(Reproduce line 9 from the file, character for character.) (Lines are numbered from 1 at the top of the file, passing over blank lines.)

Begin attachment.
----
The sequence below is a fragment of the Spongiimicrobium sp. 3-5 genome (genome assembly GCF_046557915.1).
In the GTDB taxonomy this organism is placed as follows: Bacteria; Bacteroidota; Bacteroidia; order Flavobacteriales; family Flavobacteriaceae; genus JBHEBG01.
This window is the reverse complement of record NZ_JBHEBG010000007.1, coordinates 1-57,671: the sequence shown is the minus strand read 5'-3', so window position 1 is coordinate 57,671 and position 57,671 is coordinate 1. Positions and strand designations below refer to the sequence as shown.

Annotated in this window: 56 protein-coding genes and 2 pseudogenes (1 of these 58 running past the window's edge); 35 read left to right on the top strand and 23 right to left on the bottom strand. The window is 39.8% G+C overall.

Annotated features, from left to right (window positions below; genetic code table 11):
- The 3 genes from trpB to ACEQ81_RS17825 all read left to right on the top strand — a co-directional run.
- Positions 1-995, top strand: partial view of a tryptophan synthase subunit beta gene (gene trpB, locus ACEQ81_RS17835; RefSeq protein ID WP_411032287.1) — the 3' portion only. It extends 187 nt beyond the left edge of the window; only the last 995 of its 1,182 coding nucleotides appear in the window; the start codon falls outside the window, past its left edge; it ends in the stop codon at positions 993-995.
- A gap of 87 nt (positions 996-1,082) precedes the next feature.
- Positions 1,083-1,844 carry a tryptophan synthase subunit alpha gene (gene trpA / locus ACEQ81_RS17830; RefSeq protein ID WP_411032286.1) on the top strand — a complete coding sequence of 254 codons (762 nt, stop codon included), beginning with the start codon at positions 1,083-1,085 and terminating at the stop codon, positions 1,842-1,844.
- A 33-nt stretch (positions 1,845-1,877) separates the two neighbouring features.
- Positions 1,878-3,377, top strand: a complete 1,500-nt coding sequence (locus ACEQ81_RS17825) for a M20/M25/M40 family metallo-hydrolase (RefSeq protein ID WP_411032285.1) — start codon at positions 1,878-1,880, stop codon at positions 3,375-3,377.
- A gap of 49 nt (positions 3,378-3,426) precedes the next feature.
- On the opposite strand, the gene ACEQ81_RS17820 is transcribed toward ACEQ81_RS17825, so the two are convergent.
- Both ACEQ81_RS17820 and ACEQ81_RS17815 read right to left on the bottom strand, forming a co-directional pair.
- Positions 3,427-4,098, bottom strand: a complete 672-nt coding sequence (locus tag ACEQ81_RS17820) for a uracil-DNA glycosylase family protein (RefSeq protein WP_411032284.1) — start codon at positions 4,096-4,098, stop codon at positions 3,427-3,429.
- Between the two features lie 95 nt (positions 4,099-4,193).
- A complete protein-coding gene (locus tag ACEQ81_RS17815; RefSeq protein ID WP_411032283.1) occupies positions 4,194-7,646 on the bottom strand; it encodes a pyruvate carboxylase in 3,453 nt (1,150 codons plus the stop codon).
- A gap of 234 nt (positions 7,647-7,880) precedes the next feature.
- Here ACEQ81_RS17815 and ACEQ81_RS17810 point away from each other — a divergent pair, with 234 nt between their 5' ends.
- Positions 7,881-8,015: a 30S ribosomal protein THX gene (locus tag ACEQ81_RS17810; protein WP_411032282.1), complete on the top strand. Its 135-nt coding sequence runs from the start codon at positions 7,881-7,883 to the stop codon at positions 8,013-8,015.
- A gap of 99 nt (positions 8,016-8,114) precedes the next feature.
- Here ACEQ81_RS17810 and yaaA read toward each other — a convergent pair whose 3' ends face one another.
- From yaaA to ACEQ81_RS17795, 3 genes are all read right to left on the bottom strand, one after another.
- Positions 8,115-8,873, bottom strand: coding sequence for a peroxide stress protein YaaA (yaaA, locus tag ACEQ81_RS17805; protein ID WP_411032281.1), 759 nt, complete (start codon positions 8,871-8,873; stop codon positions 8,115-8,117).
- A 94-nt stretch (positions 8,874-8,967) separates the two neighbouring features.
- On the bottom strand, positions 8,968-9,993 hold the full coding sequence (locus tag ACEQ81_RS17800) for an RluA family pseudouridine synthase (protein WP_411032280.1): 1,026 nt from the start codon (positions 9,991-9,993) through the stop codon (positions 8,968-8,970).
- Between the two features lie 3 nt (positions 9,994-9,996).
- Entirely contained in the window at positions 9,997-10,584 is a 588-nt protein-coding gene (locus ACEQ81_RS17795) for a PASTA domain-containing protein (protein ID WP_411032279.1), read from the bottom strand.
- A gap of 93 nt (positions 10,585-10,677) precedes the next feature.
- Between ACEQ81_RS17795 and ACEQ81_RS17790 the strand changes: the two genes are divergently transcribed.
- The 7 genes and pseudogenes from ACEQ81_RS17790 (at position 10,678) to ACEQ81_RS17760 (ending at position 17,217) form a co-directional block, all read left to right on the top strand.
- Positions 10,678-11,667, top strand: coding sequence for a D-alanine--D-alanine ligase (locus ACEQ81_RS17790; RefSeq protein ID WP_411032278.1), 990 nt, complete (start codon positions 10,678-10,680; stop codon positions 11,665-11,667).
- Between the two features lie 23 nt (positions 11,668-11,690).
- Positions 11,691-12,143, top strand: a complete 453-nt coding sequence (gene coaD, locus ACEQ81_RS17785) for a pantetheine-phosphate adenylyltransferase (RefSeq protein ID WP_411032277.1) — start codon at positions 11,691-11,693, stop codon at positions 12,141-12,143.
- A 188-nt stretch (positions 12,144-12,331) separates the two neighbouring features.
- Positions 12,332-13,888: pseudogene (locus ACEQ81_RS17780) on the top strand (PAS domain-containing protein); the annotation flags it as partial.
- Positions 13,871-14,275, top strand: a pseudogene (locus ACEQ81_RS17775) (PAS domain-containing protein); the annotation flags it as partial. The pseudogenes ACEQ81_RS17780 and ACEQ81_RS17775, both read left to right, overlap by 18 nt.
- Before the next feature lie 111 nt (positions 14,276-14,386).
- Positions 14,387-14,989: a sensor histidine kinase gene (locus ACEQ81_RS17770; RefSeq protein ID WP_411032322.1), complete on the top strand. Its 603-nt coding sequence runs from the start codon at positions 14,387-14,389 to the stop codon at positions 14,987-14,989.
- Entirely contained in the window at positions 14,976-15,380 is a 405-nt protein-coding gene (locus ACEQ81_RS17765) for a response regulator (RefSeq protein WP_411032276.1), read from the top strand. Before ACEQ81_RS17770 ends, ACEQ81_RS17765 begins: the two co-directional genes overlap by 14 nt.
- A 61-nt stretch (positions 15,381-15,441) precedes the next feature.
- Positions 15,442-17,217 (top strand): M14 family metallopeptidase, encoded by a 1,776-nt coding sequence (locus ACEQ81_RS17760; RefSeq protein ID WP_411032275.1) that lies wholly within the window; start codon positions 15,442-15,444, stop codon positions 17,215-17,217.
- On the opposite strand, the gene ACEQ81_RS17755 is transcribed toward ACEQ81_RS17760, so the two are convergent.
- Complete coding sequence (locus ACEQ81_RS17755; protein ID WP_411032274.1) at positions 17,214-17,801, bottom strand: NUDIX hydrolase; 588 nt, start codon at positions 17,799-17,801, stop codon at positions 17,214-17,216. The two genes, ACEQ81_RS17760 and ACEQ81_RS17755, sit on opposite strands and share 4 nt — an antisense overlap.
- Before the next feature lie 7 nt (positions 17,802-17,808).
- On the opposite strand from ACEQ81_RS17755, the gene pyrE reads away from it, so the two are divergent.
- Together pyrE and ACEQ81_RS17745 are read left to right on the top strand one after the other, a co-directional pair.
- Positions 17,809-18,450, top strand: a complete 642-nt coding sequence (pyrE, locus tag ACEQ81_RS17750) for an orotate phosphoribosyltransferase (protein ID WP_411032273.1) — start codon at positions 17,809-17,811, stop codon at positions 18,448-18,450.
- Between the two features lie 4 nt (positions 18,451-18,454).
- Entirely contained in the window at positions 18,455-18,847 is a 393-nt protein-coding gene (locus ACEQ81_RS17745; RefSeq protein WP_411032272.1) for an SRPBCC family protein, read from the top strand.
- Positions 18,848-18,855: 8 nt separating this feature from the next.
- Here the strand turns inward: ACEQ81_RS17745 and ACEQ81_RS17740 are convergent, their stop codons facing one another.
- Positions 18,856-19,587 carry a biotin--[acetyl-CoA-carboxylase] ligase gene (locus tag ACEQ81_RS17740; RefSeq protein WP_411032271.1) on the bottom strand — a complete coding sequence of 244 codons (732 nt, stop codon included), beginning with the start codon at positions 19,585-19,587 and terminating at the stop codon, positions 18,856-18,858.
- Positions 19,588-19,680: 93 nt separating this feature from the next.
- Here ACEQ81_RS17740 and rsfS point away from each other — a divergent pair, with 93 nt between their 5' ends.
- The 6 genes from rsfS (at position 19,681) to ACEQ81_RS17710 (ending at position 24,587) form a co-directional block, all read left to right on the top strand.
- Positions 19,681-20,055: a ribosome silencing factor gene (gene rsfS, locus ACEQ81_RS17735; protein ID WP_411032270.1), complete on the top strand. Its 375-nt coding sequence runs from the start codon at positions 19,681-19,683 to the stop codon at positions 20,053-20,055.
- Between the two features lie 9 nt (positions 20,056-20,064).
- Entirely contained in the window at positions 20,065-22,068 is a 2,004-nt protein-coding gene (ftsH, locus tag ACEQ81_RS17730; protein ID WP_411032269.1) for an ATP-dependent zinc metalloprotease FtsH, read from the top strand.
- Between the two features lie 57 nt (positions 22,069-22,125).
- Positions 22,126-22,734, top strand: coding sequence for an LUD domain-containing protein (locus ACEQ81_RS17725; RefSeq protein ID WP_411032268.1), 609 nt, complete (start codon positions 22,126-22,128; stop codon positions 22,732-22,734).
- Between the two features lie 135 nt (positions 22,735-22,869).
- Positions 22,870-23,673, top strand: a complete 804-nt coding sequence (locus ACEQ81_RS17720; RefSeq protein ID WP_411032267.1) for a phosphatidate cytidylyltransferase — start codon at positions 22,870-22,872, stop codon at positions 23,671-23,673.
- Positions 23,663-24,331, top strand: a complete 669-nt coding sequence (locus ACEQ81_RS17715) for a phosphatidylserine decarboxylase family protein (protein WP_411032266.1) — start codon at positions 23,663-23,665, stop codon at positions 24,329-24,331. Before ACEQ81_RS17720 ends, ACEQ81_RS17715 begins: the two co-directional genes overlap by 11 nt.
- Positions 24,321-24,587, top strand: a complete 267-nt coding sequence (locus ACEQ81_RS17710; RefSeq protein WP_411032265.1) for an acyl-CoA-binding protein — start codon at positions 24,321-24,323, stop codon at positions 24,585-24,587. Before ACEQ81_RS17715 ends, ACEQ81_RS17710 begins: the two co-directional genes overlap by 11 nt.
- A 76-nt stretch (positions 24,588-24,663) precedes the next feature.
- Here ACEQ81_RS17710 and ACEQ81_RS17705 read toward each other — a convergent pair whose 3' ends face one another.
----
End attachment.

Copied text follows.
- Positions 1,083-1,844 carry a tryptophan synthase subunit alpha gene (gene trpA / locus ACEQ81_RS17830; RefSeq protein ID WP_411032286.1) on the top strand — a complete coding sequence of 254 codons (762 nt, stop codon included), beginning with the start codon at positions 1,083-1,085 and terminating at the stop codon, positions 1,842-1,844.